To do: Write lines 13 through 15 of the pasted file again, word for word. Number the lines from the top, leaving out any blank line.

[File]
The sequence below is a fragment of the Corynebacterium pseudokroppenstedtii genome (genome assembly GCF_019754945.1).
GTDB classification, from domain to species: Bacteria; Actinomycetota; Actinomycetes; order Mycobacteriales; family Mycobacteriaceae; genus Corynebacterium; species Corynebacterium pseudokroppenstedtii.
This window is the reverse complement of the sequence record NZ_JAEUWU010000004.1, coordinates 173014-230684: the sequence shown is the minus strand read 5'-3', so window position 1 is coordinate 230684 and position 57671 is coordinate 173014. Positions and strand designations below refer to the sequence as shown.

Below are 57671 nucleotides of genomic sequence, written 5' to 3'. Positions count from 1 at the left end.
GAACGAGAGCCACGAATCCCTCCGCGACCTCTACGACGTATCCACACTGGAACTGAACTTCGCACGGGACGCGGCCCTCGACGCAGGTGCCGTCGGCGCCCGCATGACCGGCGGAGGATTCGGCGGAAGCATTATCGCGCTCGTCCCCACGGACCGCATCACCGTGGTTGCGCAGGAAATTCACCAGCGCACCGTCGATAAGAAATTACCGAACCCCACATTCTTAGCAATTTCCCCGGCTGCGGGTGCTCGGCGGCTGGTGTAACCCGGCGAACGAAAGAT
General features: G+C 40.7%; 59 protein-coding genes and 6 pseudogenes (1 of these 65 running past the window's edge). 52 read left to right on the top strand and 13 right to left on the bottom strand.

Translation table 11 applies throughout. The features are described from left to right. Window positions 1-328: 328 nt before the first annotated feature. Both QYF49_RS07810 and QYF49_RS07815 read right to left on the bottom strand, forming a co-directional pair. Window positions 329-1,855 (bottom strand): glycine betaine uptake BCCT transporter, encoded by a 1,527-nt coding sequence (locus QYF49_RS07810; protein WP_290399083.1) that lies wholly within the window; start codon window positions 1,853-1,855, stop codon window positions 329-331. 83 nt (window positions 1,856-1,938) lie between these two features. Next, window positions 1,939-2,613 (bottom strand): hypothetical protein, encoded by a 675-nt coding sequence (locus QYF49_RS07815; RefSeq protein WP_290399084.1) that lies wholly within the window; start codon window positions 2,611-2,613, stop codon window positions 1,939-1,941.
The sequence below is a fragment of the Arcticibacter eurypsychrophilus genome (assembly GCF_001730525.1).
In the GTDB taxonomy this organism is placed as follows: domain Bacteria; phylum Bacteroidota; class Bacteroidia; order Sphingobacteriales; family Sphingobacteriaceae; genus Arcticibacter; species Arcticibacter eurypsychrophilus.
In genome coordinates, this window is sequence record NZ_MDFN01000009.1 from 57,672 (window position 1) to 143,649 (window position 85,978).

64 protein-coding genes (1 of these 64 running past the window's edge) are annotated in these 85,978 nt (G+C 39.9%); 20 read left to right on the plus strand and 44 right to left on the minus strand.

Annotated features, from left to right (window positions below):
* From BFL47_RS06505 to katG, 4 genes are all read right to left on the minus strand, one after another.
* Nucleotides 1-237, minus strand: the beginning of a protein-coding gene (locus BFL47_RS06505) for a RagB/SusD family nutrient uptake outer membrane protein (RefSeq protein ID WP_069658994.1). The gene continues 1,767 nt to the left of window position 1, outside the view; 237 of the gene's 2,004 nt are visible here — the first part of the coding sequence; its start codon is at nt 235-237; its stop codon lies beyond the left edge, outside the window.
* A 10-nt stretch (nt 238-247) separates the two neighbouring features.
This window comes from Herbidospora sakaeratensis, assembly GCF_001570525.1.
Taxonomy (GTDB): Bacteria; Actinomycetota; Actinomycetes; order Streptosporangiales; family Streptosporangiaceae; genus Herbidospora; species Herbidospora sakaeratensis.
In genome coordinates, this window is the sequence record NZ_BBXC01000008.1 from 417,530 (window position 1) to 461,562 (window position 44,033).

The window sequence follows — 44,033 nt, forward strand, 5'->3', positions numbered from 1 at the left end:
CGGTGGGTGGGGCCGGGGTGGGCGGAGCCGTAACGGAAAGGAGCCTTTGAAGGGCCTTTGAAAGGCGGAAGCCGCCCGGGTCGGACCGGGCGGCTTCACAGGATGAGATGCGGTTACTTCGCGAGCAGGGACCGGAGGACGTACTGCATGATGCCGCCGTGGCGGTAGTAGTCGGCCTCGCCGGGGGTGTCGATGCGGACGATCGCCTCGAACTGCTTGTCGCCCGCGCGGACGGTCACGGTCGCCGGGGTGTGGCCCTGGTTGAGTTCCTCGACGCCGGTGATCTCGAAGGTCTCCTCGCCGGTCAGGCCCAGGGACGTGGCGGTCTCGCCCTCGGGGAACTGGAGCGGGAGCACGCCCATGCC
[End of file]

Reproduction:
* From BFL47_RS06505 to katG, 4 genes are all read right to left on the minus strand, one after another.
* Nucleotides 1-237, minus strand: the beginning of a protein-coding gene (locus BFL47_RS06505) for a RagB/SusD family nutrient uptake outer membrane protein (RefSeq protein ID WP_069658994.1). The gene continues 1,767 nt to the left of window position 1, outside the view; 237 of the gene's 2,004 nt are visible here — the first part of the coding sequence; its start codon is at nt 235-237; its stop codon lies beyond the left edge, outside the window.
* A 10-nt stretch (nt 238-247) separates the two neighbouring features.